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Trademark Debate Settled Between 32Red and William Hill

15 February 2011 by admin

The argument over whether or not William Hill violated the trademark of 32Red has been going on since August of 2009. The story goes that William Hill launched a new online casino that they had dubbed 32Vegas. I am sure even you can see the similarity between 32Red and 32Vegas. Naturally 32Red gave their lawyers a call and set them to work on settling the matter.

Since legal action began back in 2009, William Hill rebranded 32Vegas as 21Nova. The problem was that 32Vegas was still being used to drive traffic from 32Vegas to 21Nova. The lawyers of 32Red put in that they felt that this was an infringement of their logo on the part of William Hill. The lost revenue, according to 32Red, is because online casino patrons were wagering and playing at 32Vegas thinking it was a part of the 32Red online casino family since the names were so similar.

After a year and a half the claims of trademark infringement and lost revenue were brought before a London High Court earlier this month. William Hill had requested that the case be kept private and out of the public’s eyes. The judge overseeing the case refused the request on the grounds that the public had a right to know what was happening. Now I think this was smart on the judge’s part—the public does have a right to know if there is the potential that they were being misled and not playing within the online casino group that they thought they were.

The lawyers of 32Red presented their claims of trademark infringement and how it led to revenue gains on for William Hill. It was also revealed in court that the player emails collected on 32Vegas were still being used to drive traffic to 21Nova. The 32Red side of the proceedings ended with 32Red’s lawyers requesting that the 32Vegas name be removed entirely in all possible places.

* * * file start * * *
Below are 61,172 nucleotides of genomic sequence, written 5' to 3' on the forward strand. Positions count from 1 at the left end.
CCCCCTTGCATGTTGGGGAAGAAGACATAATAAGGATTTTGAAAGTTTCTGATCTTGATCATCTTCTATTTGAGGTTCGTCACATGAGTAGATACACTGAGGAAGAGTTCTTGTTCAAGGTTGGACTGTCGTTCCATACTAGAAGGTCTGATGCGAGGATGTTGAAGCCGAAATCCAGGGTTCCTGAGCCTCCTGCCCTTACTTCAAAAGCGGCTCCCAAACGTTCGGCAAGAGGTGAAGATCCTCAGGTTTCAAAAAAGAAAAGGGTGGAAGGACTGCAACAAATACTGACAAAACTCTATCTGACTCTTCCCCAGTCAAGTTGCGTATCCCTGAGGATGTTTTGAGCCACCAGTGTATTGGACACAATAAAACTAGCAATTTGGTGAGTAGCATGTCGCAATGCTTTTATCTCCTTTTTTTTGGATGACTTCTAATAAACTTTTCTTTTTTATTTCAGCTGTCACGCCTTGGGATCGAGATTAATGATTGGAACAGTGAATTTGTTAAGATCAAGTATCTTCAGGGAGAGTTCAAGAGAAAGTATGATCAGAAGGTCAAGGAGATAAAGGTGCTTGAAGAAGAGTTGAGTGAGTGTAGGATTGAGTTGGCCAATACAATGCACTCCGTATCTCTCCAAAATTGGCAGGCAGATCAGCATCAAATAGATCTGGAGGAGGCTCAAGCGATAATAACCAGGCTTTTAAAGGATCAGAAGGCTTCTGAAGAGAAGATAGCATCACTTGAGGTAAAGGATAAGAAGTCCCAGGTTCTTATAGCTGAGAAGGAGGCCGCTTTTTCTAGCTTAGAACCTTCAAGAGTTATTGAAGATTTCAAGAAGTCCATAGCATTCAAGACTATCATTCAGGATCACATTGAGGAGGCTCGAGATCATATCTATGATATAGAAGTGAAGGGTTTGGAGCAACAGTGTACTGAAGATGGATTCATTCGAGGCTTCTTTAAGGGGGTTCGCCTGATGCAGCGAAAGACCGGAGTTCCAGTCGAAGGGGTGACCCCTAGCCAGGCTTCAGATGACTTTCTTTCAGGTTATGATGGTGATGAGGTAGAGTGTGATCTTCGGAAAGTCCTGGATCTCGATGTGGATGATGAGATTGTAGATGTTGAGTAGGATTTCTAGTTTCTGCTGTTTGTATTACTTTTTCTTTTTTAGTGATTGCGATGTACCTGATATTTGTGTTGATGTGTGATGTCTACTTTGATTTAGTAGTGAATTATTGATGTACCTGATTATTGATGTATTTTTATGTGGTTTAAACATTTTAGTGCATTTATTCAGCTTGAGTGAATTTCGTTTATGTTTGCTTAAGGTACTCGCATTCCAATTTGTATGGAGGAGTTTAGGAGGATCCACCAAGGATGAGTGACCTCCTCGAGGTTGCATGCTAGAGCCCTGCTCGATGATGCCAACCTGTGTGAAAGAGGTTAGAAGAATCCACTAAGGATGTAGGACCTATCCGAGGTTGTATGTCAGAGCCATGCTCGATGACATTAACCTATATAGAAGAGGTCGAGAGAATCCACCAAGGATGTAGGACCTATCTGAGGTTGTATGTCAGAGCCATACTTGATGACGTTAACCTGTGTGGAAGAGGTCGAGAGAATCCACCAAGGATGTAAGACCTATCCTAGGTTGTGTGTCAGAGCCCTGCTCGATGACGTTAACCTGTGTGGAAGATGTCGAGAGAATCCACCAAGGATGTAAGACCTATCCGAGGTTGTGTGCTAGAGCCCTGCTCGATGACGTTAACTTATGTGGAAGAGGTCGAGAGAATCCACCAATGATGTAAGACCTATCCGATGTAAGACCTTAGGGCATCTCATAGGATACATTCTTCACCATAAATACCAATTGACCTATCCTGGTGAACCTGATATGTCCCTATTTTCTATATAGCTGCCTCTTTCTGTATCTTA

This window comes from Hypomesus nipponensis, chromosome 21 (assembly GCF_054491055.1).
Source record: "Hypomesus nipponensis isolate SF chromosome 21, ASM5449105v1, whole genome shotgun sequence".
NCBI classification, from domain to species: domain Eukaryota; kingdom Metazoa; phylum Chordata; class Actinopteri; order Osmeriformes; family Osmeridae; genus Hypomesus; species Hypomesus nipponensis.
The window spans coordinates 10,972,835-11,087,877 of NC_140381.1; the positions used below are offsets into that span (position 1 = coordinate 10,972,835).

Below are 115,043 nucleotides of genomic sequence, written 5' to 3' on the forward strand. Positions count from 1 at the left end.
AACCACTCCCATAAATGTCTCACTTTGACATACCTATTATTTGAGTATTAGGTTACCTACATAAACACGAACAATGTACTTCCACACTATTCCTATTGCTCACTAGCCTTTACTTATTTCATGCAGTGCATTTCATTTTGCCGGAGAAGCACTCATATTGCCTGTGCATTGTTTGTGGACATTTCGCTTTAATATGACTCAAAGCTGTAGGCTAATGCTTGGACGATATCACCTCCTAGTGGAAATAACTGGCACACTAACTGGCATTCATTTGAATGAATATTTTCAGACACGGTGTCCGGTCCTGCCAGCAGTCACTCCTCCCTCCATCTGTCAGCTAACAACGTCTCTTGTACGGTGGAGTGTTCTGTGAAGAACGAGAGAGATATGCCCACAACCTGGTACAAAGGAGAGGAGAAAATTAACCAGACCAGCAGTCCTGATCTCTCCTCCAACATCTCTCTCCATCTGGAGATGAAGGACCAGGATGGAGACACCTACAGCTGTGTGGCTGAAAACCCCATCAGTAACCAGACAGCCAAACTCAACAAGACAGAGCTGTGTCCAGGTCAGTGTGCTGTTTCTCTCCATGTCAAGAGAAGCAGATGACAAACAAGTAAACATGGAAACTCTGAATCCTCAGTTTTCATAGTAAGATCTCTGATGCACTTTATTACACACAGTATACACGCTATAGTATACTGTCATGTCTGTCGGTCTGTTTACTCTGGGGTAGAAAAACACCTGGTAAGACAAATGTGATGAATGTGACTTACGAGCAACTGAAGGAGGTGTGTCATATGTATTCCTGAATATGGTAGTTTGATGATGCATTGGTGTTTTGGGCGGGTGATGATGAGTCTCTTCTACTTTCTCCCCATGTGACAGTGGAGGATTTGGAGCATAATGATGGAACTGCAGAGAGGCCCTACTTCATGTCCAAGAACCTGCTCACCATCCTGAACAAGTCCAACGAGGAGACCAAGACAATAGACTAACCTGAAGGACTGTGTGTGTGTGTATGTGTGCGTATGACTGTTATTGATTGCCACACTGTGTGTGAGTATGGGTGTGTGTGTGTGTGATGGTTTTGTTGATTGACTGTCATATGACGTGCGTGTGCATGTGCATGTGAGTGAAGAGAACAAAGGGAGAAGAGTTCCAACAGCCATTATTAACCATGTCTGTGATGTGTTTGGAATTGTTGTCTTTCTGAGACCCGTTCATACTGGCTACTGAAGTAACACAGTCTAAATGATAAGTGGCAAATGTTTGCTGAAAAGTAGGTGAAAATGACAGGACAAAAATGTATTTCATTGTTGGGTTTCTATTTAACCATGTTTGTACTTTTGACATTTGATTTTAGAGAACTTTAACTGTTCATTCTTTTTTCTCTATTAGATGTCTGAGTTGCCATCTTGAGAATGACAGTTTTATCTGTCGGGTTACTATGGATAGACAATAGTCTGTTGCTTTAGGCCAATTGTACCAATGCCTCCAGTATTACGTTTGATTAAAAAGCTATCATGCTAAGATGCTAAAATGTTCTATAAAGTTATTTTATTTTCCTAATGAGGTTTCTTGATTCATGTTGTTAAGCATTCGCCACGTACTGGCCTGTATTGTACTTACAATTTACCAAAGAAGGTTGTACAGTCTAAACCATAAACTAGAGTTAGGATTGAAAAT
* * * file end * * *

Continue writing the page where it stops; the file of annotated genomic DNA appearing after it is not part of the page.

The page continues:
Then it was William Hill’s lawyers’ turn. They claimed that the since the name of the online casino had been changed from 32Vegas to 21Nova, the issue should have died there. As for William Hill’s affiliate, they belong to Affiliates United and that they are therefore not in direct contact with their affiliates; this means that it would be too hard for them to get the 32Vegas name removed and taken out of circulation.

Finally it came time for the judge to rule. And he ruled in favor of 32Red. According to the judge’s rule, an injunction has been granted that is to keep William Hill from using the name and trademark of 32Vegas anywhere in the European Union. In addition William Hill has to publish the judge’s ruling on their largest websites to get the word out to as many players at William Hill online casinos as possible, giving players who thought they were playing in a 32Red owned online casino the opportunity to leave and return to their preferred online casino.

As for the judge’s ruling on the loss of revenue and compensation paid to 32Red, the judge has decided that he will send his ruling on the matter in two weeks time in writing. The lawyers of 32Red have asked for repayment of 32Red’s court costs—which have been significant at this point—from the case. They have also requested an inquiry into how much revenue has been lost due to the trademark infringement. William Hill will have to turn in its financial performance records of 32Vegas from January of 2009 to July 31, 2009; also they have to turn in the financial performance records of the sites that were alleged to drive traffic to 32Vegas.

The judge’s written ruling will come towards the end of February. It has not been disclosed if the financial and compensation portion of the ruling will be made public or not. But at this point 32Red is happy that they won their trademark battle.

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